Chinese central banker says US dollar should be replaced as global reserve currency
24 March 2009
Zhou Xiaochuan, head of the Chinese central bank, yesterday called for the replacement of the US dollar as the global reserve currency.
Zhou's comments, published Monday in both Chinese and English on the central banks' website, represent a stepping-up of economic tensions between the two countries as the global financial and economic crisis deepens.
"The price [of maintaining the current regime] is becoming increasingly high, not only for the users, but also for the issuers of the reserve currencies," Zhou said.
He continued, "The frequency and increasing intensity of financial crises following the collapse of the Bretton Woods system suggests the costs of such a system [the dollar reserve regime] to the world may have exceeded its benefits."
The sharpness of Zhou's speech is startling. The impact of the statements will be to raise further questions as to the stability of the US dollar. The Chinese authorities hold some $2 trillion in foreign reserves, two thirds of which is placed in US assets. Any crisis of confidence in the US dollar threatens the value of Chinese holdings.
One can only conclude that US policy is coming into such sharp conflict with the interests of other countries, particularly China, that they feel compelled to make such statements despite the potential consequences to their own holdings.
On Wednesday, the Federal Reserve introduced a huge money creation scheme, by means of which central bank would buy $1.15 trillion in securities, including $300 billion in long-term government debt. While this policy would ostensibly prop up the value of US Treasury notes—something the Chinese government is interested in—it does so by potentially diluting the value of the US dollar and thus China's holdings.
The US dollar plunged immediately after the Fed announcement, falling 4.5 percent against the euro in two days, and significantly against every other major currency.
Referring to Zhou's comments, Qu Hongbin, chief China economist for HSBC, told the Financial Times, "This is a clear sign that China, as the largest holder of US dollar financial assets, is concerned about the potential inflationary risk of the US Federal Reserve printing money."
In response to the financial crisis, the American ruling class has announced a series of massive bank bailouts, the most recent detailed by US Treasury Secretary Timothy Geithner on Monday. These bailouts of the financial elite itself will be funded through the issuance of debt, flooding world markets with hundreds of billions in US Treasuries.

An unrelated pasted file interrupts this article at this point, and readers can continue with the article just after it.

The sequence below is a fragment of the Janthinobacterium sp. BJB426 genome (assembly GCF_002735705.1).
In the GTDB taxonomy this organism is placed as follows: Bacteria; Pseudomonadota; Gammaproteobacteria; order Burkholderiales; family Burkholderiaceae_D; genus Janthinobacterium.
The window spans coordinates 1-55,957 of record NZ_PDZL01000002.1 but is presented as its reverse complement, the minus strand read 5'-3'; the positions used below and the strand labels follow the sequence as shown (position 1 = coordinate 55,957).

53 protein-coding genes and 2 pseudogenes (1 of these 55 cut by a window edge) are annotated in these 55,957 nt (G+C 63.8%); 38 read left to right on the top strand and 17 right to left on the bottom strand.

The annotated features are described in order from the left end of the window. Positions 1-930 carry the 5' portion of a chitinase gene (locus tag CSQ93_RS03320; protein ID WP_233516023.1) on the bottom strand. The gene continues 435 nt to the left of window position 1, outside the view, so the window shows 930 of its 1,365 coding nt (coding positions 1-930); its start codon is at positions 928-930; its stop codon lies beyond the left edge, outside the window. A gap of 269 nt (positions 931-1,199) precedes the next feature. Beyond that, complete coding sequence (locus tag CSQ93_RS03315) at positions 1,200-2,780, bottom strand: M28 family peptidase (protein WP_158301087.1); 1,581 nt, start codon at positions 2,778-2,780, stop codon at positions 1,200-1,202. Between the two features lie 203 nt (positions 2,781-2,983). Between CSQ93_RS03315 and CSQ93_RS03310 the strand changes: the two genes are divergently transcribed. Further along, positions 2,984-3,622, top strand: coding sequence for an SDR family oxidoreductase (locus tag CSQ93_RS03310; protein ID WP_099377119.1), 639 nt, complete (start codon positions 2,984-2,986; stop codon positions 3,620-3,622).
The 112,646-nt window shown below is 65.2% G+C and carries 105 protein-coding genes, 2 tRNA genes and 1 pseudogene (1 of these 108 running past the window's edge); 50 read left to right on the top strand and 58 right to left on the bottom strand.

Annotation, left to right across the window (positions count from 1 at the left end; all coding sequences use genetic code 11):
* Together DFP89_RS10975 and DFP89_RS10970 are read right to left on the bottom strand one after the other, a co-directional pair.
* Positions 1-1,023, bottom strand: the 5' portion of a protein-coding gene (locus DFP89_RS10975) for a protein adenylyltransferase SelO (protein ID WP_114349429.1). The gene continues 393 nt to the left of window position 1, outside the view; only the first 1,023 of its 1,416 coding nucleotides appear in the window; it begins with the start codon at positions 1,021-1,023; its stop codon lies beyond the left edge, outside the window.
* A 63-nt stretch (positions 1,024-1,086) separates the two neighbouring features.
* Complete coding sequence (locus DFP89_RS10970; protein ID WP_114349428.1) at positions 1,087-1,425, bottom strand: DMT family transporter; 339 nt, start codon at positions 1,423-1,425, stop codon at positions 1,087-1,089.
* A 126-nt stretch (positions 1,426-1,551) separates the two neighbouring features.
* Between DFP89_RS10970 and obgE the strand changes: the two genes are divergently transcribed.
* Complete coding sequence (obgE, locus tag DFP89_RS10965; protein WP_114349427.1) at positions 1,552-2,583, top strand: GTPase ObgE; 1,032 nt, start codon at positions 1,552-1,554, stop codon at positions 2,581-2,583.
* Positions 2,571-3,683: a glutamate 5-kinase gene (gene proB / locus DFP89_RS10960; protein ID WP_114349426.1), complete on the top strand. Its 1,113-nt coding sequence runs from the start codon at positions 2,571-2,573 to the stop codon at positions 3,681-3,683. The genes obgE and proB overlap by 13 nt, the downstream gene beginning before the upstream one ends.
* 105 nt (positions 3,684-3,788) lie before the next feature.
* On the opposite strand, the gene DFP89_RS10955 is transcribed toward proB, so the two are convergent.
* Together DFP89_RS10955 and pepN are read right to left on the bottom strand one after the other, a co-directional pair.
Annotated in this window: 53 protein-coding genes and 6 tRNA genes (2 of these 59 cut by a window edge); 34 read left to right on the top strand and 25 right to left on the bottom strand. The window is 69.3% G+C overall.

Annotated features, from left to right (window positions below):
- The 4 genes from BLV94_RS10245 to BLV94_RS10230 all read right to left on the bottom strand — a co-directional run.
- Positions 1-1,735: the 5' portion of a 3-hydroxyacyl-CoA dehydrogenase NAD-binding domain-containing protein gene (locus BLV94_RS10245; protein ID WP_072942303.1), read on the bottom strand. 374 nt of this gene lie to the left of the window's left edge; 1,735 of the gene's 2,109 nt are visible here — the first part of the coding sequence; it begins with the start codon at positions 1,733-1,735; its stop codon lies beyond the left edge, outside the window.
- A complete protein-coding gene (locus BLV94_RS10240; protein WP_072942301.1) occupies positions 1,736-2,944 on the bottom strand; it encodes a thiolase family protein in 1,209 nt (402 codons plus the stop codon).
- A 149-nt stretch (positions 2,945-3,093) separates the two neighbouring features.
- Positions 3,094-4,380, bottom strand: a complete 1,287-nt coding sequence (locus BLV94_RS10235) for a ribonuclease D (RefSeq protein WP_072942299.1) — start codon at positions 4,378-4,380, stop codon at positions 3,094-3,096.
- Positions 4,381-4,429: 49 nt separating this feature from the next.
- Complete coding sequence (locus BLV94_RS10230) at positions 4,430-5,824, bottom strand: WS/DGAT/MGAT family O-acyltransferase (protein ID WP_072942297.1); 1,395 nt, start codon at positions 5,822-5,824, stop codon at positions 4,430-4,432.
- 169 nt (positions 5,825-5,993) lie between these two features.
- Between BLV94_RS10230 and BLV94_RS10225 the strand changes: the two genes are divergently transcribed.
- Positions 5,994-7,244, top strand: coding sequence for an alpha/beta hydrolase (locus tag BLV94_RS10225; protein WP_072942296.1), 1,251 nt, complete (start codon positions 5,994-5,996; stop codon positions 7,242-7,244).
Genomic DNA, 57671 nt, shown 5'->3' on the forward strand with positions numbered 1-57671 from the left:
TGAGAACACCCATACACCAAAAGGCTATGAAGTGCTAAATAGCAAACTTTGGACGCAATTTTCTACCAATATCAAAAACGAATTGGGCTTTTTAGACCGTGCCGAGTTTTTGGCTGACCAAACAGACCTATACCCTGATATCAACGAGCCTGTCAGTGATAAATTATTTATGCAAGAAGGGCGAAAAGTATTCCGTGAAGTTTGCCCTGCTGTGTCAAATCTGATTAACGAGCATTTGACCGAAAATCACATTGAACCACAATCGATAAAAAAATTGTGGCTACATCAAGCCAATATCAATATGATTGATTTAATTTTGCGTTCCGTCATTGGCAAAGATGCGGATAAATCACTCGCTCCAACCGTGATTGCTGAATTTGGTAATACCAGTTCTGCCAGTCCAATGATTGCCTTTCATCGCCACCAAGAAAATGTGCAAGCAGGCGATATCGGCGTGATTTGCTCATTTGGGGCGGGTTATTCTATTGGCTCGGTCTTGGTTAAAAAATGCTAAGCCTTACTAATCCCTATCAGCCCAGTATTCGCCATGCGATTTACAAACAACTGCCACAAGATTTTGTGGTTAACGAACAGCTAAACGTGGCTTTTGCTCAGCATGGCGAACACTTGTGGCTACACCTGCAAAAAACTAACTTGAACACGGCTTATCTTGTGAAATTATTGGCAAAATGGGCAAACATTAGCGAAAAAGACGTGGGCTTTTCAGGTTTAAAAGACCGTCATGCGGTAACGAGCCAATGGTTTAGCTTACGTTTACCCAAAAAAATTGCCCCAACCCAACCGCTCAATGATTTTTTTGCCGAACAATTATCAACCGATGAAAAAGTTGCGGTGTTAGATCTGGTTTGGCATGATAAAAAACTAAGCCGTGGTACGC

In creating massive quantities of debt, the US is relying on the unique position of the dollar as world reserve currency, a position it has held since the end of the Second World War. Because of its central importance in world trade and financial transactions, there is a continuous demand in world markets for dollar-denominated assets.
The unique position of the US dollar also allows the Federal Reserve greater latitude in printing money to cover its obligations. The Fed's announcement last week amounts to a declaration that it will create enough money to purchase assets with a value approaching the entire dollar holdings of the Chinese central bank.
The Chinese government is caught in a bind. On the one hand, it knows that US policy is potentially inflationary, that the prospect of a massive dollar crisis is very real. It would like to find a way to lessen its dependence on US debt. On the other hand, any moves by the Chinese in this direction could spook the market and precipitate the very crisis it fears.
These contradictions were expressed in remarks by Hu Xiaolian, a vice governor of the Chinese central bank, who sought to offset Zhou's remarks by reassuring investors that China would continue to finance US government debt. "Investing in American Treasuries, as an important part of our foreign exchange reserve management, will continue," she said.
"US Treasuries are an important part of our foreign exchange reserves. So we naturally care about the security and investment return on US Treasuries," she told a news conference.
The effect of a Chinese pullout from the US government debt markets would be catastrophic, the economic equivalent of a doomsday device. The vice-governor's comments—and they are undoubtedly calculated to come off this way—may be interpreted as: "We don't want to blow up the world, but we can."
Zhao's statement comes amid escalating worldwide tensions over economic policy in the run-up to the G20 meeting next month. Last week, Reuters reported that a source within the Russian government told it that Russia, China, Brazil, and India have secretly discussed moving from the dollar reserve.
"They [China] did not formally put forward their position for the G20 summit [of financial ministers earlier this month] but unofficially they had distributed their paper regarding the same ideas [the need for the new currency]," the source told Reuters. The more-developed nations were "allergic" to the idea, said the source.
Russia possesses the world's third-largest store of foreign reserves, about half of which are in dollars.
Even before the Federal Reserve had made its latest announcement, the Chinese government had expressed concerns over the valuations of its holdings. Most prominently, Chinese Premier Wen Jiabao voiced his concerns earlier this month that the value of dollar-denominated Chinese government assets.
"President Obama and his new government have adopted a series of measures to deal with the financial crisis," Wen said. "We have expectations as to the effects of these measures. We have lent a huge amount of money to the US. Of course we are concerned about the safety of our assets. To be honest, I am definitely a little worried."
He called on the United States to "maintain its good credit, to honor its promises and to guarantee the safety of China's assets."